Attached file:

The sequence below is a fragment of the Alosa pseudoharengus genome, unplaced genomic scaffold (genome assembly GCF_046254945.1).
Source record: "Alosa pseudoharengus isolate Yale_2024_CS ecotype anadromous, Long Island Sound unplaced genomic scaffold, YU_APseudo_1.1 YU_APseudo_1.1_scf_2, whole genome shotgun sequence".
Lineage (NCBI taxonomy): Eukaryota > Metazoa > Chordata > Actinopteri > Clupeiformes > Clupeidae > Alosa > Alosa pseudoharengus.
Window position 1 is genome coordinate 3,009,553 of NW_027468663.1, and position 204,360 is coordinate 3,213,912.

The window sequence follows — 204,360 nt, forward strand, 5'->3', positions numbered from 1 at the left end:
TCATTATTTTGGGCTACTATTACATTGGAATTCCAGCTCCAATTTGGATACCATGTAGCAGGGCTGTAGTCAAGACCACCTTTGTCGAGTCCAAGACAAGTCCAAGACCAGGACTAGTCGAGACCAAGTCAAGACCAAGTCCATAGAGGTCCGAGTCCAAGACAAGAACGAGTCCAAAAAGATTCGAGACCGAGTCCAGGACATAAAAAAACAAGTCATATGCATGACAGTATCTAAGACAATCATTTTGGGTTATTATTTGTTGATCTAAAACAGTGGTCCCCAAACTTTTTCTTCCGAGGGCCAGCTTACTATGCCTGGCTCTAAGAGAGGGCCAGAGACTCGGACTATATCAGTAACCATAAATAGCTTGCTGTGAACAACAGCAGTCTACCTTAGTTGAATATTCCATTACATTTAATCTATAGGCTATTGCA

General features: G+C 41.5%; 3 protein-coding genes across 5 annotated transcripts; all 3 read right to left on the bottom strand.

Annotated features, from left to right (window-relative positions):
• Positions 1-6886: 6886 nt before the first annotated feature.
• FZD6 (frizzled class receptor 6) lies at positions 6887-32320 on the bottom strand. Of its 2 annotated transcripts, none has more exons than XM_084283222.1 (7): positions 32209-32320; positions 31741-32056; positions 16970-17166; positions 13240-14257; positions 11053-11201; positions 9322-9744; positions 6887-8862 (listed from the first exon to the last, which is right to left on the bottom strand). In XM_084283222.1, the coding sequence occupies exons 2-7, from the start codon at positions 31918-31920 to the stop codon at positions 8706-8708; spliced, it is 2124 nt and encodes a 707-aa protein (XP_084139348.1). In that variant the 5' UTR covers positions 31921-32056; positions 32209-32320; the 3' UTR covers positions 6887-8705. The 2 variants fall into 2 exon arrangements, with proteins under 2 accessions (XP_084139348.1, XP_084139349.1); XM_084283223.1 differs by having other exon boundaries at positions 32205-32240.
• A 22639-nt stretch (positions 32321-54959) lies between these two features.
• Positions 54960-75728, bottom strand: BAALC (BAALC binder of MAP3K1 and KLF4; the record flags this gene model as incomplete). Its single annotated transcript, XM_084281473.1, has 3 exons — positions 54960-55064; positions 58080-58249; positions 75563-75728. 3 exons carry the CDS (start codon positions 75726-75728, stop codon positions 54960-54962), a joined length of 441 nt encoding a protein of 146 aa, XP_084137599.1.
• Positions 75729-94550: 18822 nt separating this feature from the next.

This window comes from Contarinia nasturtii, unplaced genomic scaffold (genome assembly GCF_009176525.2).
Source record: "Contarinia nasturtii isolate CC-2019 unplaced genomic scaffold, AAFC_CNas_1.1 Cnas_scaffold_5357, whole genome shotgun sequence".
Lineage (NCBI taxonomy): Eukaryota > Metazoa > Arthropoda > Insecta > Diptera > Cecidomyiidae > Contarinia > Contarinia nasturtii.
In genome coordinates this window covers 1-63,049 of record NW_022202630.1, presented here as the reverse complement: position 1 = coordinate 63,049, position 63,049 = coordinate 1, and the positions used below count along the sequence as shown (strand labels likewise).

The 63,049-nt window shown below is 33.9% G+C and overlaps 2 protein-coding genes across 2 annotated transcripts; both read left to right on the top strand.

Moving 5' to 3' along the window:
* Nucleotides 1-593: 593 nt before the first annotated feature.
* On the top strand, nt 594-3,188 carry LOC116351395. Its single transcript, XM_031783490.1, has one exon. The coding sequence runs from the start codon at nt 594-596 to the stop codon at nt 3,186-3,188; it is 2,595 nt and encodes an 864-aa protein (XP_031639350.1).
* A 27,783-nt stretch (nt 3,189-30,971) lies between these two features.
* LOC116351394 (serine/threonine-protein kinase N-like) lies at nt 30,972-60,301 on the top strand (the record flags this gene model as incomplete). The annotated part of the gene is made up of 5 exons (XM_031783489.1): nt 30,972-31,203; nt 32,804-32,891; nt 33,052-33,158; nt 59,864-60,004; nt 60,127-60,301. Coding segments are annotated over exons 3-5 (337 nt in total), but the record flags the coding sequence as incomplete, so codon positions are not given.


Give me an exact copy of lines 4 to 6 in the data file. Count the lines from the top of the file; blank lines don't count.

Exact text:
Window position 1 is genome coordinate 3,009,553 of NW_027468663.1, and position 204,360 is coordinate 3,213,912.

The window sequence follows — 204,360 nt, forward strand, 5'->3', positions numbered from 1 at the left end:
TCATTATTTTGGGCTACTATTACATTGGAATTCCAGCTCCAATTTGGATACCATGTAGCAGGGCTGTAGTCAAGACCACCTTTGTCGAGTCCAAGACAAGTCCAAGACCAGGACTAGTCGAGACCAAGTCAAGACCAAGTCCATAGAGGTCCGAGTCCAAGACAAGAACGAGTCCAAAAAGATTCGAGACCGAGTCCAGGACATAAAAAAACAAGTCATATGCATGACAGTATCTAAGACAATCATTTTGGGTTATTATTTGTTGATCTAAAACAGTGGTCCCCAAACTTTTTCTTCCGAGGGCCAGCTTACTATGCCTGGCTCTAAGAGAGGGCCAGAGACTCGGACTATATCAGTAACCATAAATAGCTTGCTGTGAACAACAGCAGTCTACCTTAGTTGAATATTCCATTACATTTAATCTATAGGCTATTGCA